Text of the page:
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Source: A Cost Comparison: Lithium Brine vs. Hard Rock Exploration

The primary limitation of brine projects is that once the brine is pumped to surface companies need to wait for the brines to evaporate away so that the lithium rich salts are ready for processing.

The evaporation process can take time depending on weather conditions.

There are very few places on earth where conditions are right for lithium brine projects to work — South America’s lithium triangle is one of those.

🎓 We recently wrote an educational article on the differences between hard rock and lithium brine projects, to read the full article click here: The different types of lithium projects explained

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We should note that it's far too early to tell how much PUR’s project will cost to get into production.

These factors depend on the lithium content in the brine, the presence of contaminants, the ability to pump the water to surface and the evaporation rate in the area.

All of these factors will become clearer as the company gets on the ground and explores.

Why lithium in Argentina?

1) Argentina holds ~21.5% of the world's lithium reserves, second only to Bolivia.

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2) Chile looking to nationalise its lithium industry which is making foreign capital nervous...

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3) Chilean production gap will need to be filled - Argentina is the obvious choice to bring existing resources into production...

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What are the risks?

With exploration underway & the company looking to bring its pilot production plant online the current three key risks that we see for PUR are as follows:

1) Resource risk

PUR’s ground sits inside an area where another company has already defined a foreign resource of 2.1mt lithium carbonate equivalent.

This does not mean PUR will be able to define a resource of its own, there is always a chance that the ground PUR holds is considered uneconomic and no resource estimate is produced.

2) Commercialisation risk

Lithium brine projects are highly dependent on different variables like weather, flow rates to surface and the variability of grades in the brines.

There is always a risk that PUR’s project doesn't meet the levels required for its project to be operated commercially.

3) Funding risk

Like most small cap exploration stocks, PUR is not generating any revenue, and is reliant on capital markets to fuel its growth plans. PUR held $3.8M at March 31st 2023, and whilst that looks like enough for near term plans, we would expect at some stage over the coming months PUR would seek to raise additional capital for bigger cost items, which would dilute current investors.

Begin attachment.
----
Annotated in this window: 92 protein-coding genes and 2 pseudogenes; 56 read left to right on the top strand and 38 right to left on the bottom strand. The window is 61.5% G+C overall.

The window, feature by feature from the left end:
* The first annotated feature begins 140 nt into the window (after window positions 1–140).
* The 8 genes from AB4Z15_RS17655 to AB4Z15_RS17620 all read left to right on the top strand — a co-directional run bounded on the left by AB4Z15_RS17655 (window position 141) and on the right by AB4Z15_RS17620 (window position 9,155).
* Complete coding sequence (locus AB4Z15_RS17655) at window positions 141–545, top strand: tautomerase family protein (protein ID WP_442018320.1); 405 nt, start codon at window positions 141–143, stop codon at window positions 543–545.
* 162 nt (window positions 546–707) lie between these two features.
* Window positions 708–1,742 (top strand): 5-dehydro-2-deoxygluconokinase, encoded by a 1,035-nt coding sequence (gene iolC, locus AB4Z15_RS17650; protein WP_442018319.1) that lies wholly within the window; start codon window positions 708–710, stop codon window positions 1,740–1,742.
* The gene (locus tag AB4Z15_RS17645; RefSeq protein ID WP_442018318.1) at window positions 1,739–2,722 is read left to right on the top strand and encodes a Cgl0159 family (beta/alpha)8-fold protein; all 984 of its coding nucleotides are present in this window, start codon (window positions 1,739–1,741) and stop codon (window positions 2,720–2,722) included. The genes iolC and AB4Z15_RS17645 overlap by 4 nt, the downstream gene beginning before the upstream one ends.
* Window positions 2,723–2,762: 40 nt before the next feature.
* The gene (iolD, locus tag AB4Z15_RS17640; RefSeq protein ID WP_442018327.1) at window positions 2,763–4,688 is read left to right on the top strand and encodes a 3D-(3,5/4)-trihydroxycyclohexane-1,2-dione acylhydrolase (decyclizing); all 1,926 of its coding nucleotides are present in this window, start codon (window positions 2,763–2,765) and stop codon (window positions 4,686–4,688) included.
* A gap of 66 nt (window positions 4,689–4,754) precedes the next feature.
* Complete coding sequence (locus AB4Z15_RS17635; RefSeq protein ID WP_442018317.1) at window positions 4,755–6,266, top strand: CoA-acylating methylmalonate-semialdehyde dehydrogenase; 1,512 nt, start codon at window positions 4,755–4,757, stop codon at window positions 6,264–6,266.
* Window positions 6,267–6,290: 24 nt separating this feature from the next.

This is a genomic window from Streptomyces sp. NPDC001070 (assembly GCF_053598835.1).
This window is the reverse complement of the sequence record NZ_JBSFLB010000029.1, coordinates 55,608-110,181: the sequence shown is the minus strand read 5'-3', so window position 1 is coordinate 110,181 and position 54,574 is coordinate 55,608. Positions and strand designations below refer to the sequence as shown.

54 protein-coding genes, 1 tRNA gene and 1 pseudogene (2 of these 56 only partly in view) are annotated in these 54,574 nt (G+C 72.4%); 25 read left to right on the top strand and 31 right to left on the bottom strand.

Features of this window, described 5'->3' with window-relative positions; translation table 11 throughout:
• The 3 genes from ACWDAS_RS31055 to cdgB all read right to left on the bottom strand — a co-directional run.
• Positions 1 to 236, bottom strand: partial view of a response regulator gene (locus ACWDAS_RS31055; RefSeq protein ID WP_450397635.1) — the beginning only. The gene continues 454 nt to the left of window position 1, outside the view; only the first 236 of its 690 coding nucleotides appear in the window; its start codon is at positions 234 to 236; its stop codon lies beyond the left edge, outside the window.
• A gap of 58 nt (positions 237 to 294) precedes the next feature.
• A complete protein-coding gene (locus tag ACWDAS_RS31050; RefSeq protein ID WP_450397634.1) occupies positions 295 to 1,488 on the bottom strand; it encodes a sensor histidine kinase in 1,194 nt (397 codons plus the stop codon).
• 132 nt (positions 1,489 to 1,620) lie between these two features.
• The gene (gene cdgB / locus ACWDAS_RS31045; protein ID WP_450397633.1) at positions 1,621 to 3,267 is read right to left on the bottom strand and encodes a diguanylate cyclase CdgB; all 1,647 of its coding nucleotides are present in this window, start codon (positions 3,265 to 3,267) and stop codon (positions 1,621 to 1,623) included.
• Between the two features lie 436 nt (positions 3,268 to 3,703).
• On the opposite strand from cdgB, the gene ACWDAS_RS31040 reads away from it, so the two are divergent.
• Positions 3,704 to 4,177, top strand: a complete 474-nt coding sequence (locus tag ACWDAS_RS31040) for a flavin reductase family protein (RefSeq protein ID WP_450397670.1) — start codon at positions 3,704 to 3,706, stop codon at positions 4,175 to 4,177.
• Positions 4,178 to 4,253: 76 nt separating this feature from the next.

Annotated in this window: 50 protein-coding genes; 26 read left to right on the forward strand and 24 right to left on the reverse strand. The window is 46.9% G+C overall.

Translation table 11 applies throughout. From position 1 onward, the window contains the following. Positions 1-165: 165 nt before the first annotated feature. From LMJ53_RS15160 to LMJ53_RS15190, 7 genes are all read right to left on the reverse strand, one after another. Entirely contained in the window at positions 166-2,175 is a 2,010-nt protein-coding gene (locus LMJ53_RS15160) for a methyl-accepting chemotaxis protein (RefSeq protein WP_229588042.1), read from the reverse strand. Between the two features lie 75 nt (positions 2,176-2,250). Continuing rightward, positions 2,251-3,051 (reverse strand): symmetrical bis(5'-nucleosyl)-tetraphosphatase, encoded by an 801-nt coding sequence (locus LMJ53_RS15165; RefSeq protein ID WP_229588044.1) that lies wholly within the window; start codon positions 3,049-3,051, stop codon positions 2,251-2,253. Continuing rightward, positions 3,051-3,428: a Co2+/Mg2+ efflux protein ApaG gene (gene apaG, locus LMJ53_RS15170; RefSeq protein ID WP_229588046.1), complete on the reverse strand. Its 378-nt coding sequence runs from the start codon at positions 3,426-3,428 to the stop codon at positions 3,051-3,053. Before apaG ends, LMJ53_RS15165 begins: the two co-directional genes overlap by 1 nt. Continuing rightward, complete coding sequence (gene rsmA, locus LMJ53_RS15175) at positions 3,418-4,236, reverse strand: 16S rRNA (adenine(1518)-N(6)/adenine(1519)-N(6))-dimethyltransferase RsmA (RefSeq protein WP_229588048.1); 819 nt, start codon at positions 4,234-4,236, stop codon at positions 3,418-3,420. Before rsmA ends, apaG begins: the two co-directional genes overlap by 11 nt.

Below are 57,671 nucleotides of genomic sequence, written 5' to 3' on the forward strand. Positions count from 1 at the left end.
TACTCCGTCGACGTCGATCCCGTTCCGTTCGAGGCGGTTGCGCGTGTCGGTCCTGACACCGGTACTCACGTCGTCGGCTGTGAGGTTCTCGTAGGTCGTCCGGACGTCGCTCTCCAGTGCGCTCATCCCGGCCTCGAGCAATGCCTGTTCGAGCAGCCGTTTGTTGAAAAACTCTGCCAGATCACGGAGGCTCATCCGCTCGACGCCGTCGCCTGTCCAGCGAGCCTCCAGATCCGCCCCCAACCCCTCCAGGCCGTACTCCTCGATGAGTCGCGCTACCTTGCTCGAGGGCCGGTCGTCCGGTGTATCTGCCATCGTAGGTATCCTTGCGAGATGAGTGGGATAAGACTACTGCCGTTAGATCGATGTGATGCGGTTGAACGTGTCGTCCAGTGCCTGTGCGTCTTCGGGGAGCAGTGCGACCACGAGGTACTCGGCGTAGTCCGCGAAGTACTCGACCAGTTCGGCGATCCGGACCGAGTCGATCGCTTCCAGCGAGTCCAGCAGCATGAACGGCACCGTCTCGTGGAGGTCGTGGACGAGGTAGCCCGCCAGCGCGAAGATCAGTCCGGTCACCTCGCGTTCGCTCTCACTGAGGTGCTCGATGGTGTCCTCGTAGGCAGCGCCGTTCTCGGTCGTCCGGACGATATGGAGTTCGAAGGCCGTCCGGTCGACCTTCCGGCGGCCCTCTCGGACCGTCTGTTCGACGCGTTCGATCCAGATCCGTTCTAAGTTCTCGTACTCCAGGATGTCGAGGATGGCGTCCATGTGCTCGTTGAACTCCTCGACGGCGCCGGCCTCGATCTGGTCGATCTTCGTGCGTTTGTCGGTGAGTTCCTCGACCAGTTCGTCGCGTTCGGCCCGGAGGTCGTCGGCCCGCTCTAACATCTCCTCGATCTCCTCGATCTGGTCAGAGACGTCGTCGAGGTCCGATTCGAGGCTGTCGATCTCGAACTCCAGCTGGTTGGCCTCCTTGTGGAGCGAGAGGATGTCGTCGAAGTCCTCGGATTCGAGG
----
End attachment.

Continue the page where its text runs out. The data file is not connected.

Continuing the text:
You can see more on the key risks in our Investment Memo:

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Our PUR Investment Memo

Along with the key risks, our PUR Investment Memo provides a short, high-level summary of our reasons for Investing.

The Investment Memo details:

  • Key objectives we want to see PUR achieve
  • Why we Invested in PUR
  • What are the key risks to our Investment thesis are
  • Our Investment plan

General Information Only

S3 Consortium Pty Ltd (S3, ‘we’, ‘us’, ‘our’) (CAR No. 433913) is a corporate authorised representative of LeMessurier Securities Pty Ltd (AFSL No. 296877). The information contained in this article is general information and is for informational purposes only. Any advice is general advice only. Any advice contained in this article does not constitute personal advice and S3 has not taken into consideration your personal objectives, financial situation or needs. Please seek your own independent professional advice before making any financial investment decision. Those persons acting upon information contained in this article do so entirely at their own risk.

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S3 and its associated entities may hold investments in companies featured in its articles, including through being paid in the securities of the companies we provide commentary on. We disclose the securities held in relation to a particular company that we provide commentary on. Refer to our Disclosure Policy for information on our self-imposed trading blackouts, hold conditions and de-risking (sell conditions) which seek to mitigate against any potential conflicts of interest.

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The information contained in this article is current as at the publication date. At the time of publishing, the information contained in this article is based on sources which are available in the public domain that we consider to be reliable, and our own analysis of those sources. The views of the author may not reflect the views of the AFSL holder. Any decision by you to purchase securities in the companies featured in this article should be done so after you have sought your own independent professional advice regarding this information and made your own inquiries as to the validity of any information in this article.